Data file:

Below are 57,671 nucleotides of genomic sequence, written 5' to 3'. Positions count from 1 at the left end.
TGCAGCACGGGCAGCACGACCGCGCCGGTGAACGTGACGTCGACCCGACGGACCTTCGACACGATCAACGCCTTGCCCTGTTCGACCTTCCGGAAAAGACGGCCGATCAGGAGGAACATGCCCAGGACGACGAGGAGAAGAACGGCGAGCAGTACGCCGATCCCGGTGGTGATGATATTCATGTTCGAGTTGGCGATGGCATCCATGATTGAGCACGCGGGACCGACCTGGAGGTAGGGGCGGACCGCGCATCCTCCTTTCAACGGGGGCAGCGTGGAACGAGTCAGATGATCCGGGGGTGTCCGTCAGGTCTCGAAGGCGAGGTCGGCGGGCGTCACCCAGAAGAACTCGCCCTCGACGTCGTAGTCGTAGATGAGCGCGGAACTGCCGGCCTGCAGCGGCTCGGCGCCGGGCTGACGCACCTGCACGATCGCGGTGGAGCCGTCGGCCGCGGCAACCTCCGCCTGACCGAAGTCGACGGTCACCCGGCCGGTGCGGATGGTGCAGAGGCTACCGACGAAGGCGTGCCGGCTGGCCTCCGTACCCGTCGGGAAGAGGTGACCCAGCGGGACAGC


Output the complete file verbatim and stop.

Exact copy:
Below are 57,671 nucleotides of genomic sequence, written 5' to 3'. Positions count from 1 at the left end.
TGCAGCACGGGCAGCACGACCGCGCCGGTGAACGTGACGTCGACCCGACGGACCTTCGACACGATCAACGCCTTGCCCTGTTCGACCTTCCGGAAAAGACGGCCGATCAGGAGGAACATGCCCAGGACGACGAGGAGAAGAACGGCGAGCAGTACGCCGATCCCGGTGGTGATGATATTCATGTTCGAGTTGGCGATGGCATCCATGATTGAGCACGCGGGACCGACCTGGAGGTAGGGGCGGACCGCGCATCCTCCTTTCAACGGGGGCAGCGTGGAACGAGTCAGATGATCCGGGGGTGTCCGTCAGGTCTCGAAGGCGAGGTCGGCGGGCGTCACCCAGAAGAACTCGCCCTCGACGTCGTAGTCGTAGATGAGCGCGGAACTGCCGGCCTGCAGCGGCTCGGCGCCGGGCTGACGCACCTGCACGATCGCGGTGGAGCCGTCGGCCGCGGCAACCTCCGCCTGACCGAAGTCGACGGTCACCCGGCCGGTGCGGATGGTGCAGAGGCTACCGACGAAGGCGTGCCGGCTGGCCTCCGTACCCGTCGGGAAGAGGTGACCCAGCGGGACAGC